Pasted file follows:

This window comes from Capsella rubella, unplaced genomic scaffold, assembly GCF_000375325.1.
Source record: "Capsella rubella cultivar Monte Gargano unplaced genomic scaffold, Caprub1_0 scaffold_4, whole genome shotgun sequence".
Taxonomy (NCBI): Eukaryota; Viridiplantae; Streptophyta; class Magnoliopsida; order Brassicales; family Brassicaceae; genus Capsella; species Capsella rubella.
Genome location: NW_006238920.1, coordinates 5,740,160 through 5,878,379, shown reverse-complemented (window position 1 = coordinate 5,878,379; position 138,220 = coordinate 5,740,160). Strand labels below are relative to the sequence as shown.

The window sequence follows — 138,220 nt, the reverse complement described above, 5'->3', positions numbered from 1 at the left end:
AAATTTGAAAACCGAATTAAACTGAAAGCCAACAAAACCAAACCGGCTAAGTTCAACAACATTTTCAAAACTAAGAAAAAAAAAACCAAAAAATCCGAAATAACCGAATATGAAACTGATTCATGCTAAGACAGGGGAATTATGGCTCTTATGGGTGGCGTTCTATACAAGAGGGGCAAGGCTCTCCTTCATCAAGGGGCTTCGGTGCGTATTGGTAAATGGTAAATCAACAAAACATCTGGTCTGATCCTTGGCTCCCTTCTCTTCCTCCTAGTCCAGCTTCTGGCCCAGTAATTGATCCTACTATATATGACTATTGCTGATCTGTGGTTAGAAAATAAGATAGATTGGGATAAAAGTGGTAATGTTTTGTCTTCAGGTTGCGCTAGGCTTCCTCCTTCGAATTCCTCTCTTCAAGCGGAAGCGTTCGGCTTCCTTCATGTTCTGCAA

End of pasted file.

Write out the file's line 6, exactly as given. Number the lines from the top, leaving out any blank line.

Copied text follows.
AAATTTGAAAACCGAATTAAACTGAAAGCCAACAAAACCAAACCGGCTAAGTTCAACAACATTTTCAAAACTAAGAAAAAAAAAACCAAAAAATCCGAAATAACCGAATATGAAACTGATTCATGCTAAGACAGGGGAATTATGGCTCTTATGGGTGGCGTTCTATACAAGAGGGGCAAGGCTCTCCTTCATCAAGGGGCTTCGGTGCGTATTGGTAAATGGTAAATCAACAAAACATCTGGTCTGATCCTTGGCTCCCTTCTCTTCCTCCTAGTCCAGCTTCTGGCCCAGTAATTGATCCTACTATATATGACTATTGCTGATCTGTGGTTAGAAAATAAGATAGATTGGGATAAAAGTGGTAATGTTTTGTCTTCAGGTTGCGCTAGGCTTCCTCCTTCGAATTCCTCTCTTCAAGCGGAAGCGTTCGGCTTCCTTCATGTTCTGCAA